Food security is quite the challenge within the Malaysian market as certain fresh crops have to come a long way before it’s in urban centers. “During the pandemic, we had an immense vegetable shortage as it’s mostly grown in Malaysia’s highlands,” says Shawn Ng, co-founder of Future Farms. "Due to movement limitations, fresh produce could barely enter Kuala Lumpur and only had access to the nearest, freshest vegetables, some of which we had been selling under the brand The Vegetable Co."
The country’s rice Self Sustaining Level (SSL) hovers between 60-70% in Malaysia, which is a concern. Therefore, we wanted to address this by reducing imports and the reliance on the global supply chain, Shawn claims.
“Once we discovered CEA, we saw big potential for it in the long-term,” says Sha G.P., co-founder of Future Farms. Being rather fascinated by the idea, both entrepreneurs decided to kick off The Vegetable Co to address the local consumer market. As Kuala Lumpur citizens are very receptive to the vertical farming concept, they’re aiming to provide year-round fresh produce to the city.
Comprehensive understanding of the industry
Future Farms is implementing a holistic development of all vertical farms in the indoor development, plants, technology, farm, and market. Shawn notes, “We don’t mind democratizing our systems and farms to catalyze the vertical farming revolution across Malaysia and the world. Future Farms is open to partnerships and collaborations, anything that can really help to catalyze.”
There’s a huge priority on speeding things up so the company can provide healthy greens to everyone. As a result, Future Farms wants to develop three verticals in tandem. According to Shawn, this helps to understand various challenges, such as technology, farming operations, vegetable production, market development, and sales of produce. The company wants to provide a comprehensive understanding of the vertical farming sector as a whole. According to Future Farms’ vision, it's all about providing significant value-added to everyone out there inspired to build a farm or eat healthy vegetables.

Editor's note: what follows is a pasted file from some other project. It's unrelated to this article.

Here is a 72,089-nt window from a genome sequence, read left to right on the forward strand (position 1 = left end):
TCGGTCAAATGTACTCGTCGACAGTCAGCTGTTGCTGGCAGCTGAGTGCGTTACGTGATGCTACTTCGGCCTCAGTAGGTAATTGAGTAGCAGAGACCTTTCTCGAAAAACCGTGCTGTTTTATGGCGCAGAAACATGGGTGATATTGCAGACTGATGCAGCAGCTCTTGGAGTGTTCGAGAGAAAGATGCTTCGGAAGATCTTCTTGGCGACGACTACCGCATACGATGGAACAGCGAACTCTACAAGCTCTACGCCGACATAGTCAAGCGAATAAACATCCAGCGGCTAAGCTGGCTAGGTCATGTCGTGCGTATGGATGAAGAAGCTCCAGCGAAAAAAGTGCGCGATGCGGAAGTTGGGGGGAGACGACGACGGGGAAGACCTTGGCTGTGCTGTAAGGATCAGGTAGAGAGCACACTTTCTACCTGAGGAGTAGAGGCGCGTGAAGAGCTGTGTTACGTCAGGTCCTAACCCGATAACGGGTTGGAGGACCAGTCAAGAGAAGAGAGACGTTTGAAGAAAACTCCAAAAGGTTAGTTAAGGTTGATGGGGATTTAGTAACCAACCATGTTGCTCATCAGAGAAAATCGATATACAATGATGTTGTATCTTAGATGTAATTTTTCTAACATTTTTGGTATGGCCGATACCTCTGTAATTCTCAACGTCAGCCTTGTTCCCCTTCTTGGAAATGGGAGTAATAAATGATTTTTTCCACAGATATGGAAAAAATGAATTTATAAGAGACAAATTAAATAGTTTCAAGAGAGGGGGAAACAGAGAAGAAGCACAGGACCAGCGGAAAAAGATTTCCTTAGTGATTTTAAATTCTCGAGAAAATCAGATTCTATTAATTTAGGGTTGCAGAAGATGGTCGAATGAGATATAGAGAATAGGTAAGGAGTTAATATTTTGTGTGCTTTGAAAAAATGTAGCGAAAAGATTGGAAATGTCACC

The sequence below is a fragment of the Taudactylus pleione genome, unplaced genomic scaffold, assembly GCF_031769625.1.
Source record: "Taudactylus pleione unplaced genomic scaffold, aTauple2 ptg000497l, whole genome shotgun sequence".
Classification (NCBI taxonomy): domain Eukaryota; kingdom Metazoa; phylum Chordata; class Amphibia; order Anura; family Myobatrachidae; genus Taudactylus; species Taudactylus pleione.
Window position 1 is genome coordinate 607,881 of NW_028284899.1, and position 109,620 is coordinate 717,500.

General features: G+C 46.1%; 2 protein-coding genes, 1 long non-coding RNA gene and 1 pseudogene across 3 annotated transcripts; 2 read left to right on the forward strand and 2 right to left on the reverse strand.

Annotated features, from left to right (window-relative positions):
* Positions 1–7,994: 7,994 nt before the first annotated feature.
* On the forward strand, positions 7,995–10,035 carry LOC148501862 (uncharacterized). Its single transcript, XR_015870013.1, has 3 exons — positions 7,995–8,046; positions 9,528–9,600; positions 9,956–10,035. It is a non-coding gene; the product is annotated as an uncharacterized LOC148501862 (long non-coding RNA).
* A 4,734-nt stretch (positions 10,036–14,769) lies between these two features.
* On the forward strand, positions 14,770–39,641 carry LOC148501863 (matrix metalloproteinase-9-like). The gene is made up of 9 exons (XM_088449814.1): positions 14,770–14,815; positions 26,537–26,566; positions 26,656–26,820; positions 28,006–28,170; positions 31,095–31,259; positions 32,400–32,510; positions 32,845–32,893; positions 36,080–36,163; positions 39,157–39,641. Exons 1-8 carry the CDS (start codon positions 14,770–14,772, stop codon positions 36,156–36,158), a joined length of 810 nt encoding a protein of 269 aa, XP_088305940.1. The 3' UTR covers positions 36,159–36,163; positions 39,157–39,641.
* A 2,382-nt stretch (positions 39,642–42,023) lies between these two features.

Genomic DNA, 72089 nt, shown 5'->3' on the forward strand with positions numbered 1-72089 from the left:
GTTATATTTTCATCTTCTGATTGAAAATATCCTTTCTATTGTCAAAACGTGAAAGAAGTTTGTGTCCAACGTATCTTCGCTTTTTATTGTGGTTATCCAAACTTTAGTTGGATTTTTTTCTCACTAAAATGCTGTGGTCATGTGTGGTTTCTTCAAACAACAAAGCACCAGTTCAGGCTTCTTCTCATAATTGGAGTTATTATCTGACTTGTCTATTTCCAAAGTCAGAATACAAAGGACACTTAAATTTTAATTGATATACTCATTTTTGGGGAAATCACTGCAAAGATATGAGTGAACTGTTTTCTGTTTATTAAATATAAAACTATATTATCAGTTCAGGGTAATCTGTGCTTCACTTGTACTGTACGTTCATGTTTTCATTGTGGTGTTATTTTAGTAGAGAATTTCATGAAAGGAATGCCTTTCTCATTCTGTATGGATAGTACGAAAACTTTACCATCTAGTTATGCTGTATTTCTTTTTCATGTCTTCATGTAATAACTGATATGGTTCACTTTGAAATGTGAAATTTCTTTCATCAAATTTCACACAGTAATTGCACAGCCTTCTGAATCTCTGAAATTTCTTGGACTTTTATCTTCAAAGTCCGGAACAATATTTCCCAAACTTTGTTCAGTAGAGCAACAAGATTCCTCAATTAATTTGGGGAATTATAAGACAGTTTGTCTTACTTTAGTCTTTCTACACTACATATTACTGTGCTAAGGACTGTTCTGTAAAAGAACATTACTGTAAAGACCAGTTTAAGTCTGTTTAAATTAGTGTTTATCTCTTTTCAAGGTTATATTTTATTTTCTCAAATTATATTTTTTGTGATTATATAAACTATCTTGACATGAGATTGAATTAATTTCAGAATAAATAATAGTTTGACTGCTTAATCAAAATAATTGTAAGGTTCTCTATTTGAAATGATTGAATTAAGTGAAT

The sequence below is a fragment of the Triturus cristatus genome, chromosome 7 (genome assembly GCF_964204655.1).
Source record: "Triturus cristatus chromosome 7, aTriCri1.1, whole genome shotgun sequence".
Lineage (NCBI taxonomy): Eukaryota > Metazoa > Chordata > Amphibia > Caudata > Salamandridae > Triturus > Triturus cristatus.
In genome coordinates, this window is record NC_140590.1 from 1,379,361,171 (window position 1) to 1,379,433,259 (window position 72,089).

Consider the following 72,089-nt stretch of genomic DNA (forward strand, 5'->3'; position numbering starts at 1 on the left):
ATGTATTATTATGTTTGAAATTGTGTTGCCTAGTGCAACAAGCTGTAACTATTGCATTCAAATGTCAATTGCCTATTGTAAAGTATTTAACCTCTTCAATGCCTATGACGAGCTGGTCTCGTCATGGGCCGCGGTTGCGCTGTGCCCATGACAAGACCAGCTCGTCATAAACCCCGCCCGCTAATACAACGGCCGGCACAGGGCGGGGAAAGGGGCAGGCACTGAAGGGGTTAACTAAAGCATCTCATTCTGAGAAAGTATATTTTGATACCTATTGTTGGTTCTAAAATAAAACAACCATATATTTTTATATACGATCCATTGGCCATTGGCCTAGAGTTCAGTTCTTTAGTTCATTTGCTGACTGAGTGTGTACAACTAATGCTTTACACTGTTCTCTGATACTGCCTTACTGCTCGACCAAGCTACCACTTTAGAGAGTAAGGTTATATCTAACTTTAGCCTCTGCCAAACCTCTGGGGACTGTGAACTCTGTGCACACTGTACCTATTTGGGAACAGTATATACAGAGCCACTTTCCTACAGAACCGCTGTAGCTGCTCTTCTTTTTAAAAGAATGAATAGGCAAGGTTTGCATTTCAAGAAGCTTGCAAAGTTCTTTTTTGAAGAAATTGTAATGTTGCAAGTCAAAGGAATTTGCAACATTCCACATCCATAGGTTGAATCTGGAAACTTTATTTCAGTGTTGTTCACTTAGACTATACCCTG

“Vertical farming is still in its nascent stages as of yet, however, in terms of sustainability it’s a collective effort,” says Sha. “Farming is one thing but, the transition of energy is a major thing affecting the global carbon emission. We should be focusing on the transition of the energy sector globally, rather than only addressing climate challenges within the agriculture industry. We’re optimizing our variables here and are doing our part.”
Future Farms managed to raise its stakes and started commercializing early last year. Within a couple of months, a new farm will be realized as they’re scaling up their initial farm to 1800 sq. ft. By continuing to scale up, the company will be able to drive down costs and offer even their products in a more cost-friendly way. “We’re not going into business and retail too much at the moment given the shortage of supply,” Shawn notes.
The idea to start a farm arose when co-founder Sha watched how potatoes were cultivated s in a controlled environment in ‘The Martian’. The concept inspired them to look deeper into the technology that enables crop growth in difficult to impossible environments. Two years ago, when Future Farms initially entered the market, the company did market validation to see where demand came from. Furthermore, the team explored the underlying growing technology in order to see the possibilities in future crop growth.
“As indoor farming wasn’t as popular in the region back then,” says Sha, “we wanted to gain a better understanding to get proof of concept and develop our prototype.” Once the concept was validated, the company dedicated more resources to a bigger farm in order to supply more customers.
Future Farms is looking to bring down costs per kg, not only financially, but also resource costs. According to Sha, “It really comes down to treating the variables that are involved with plant growth.” “We’ll come down to a recipe to achieve this, and we’re gradually moving more towards green energy to further make us more sustainable.” Shawn notes that cultivating Western vegetables in KL is the company’s best-added value currently. By scaling up they can bring down costs which is another great benefit for our customers. Many solutions out there are aiming towards sustainable farming and each of us has to do their own part bringing sustainable products,” says Shawn.
As The Vegetable Co. would like to expand its product portfolio to more leafy greens and herb varieties, the focus is now on optimizing the growing recipes of the currently cultivated produce. Technology and control systems are developed in-house, which according to Sha, offers more flexibility than other technology currently available, such as customized light recipes for their plants.
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Shawn Ng, Co-founder